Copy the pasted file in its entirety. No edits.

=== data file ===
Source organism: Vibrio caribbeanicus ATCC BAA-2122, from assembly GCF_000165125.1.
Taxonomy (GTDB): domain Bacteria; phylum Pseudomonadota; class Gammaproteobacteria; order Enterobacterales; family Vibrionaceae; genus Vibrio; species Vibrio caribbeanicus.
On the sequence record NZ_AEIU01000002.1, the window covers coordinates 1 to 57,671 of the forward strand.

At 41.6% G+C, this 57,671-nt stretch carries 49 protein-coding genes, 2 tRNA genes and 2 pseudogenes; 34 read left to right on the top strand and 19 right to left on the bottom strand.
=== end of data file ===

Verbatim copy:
Source organism: Vibrio caribbeanicus ATCC BAA-2122, from assembly GCF_000165125.1.
Taxonomy (GTDB): domain Bacteria; phylum Pseudomonadota; class Gammaproteobacteria; order Enterobacterales; family Vibrionaceae; genus Vibrio; species Vibrio caribbeanicus.
On the sequence record NZ_AEIU01000002.1, the window covers coordinates 1 to 57,671 of the forward strand.

At 41.6% G+C, this 57,671-nt stretch carries 49 protein-coding genes, 2 tRNA genes and 2 pseudogenes; 34 read left to right on the top strand and 19 right to left on the bottom strand.